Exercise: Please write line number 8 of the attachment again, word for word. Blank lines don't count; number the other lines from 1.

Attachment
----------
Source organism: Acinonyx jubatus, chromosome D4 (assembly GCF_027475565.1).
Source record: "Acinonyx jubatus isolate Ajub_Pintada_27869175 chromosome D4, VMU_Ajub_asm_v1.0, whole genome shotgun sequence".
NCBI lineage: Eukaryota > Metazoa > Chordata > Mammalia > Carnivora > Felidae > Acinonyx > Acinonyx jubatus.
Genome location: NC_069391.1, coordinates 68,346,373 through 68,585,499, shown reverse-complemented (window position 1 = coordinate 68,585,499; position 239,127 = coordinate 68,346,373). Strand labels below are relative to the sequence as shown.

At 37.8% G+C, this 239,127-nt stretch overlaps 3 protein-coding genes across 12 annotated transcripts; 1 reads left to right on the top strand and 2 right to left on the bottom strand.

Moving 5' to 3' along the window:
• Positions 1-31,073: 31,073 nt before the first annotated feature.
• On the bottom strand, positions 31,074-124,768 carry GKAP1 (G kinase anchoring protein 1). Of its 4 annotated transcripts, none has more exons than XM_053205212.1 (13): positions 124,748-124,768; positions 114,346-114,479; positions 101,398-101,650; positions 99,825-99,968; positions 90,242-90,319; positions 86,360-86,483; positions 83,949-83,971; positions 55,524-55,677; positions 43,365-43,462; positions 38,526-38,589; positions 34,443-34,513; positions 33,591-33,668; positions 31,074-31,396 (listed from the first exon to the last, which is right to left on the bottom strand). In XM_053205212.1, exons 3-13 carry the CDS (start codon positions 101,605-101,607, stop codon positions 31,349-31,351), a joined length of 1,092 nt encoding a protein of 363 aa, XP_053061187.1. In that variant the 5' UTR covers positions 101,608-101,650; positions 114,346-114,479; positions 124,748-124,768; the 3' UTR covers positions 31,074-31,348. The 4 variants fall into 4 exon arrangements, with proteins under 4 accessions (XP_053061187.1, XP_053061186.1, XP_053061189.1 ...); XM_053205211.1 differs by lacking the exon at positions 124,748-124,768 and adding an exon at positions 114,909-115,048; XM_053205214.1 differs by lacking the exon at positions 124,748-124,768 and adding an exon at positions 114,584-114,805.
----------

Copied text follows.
• On the bottom strand, positions 31,074-124,768 carry GKAP1 (G kinase anchoring protein 1). Of its 4 annotated transcripts, none has more exons than XM_053205212.1 (13): positions 124,748-124,768; positions 114,346-114,479; positions 101,398-101,650; positions 99,825-99,968; positions 90,242-90,319; positions 86,360-86,483; positions 83,949-83,971; positions 55,524-55,677; positions 43,365-43,462; positions 38,526-38,589; positions 34,443-34,513; positions 33,591-33,668; positions 31,074-31,396 (listed from the first exon to the last, which is right to left on the bottom strand). In XM_053205212.1, exons 3-13 carry the CDS (start codon positions 101,605-101,607, stop codon positions 31,349-31,351), a joined length of 1,092 nt encoding a protein of 363 aa, XP_053061187.1. In that variant the 5' UTR covers positions 101,608-101,650; positions 114,346-114,479; positions 124,748-124,768; the 3' UTR covers positions 31,074-31,348. The 4 variants fall into 4 exon arrangements, with proteins under 4 accessions (XP_053061187.1, XP_053061186.1, XP_053061189.1 ...); XM_053205211.1 differs by lacking the exon at positions 124,748-124,768 and adding an exon at positions 114,909-115,048; XM_053205214.1 differs by lacking the exon at positions 124,748-124,768 and adding an exon at positions 114,584-114,805.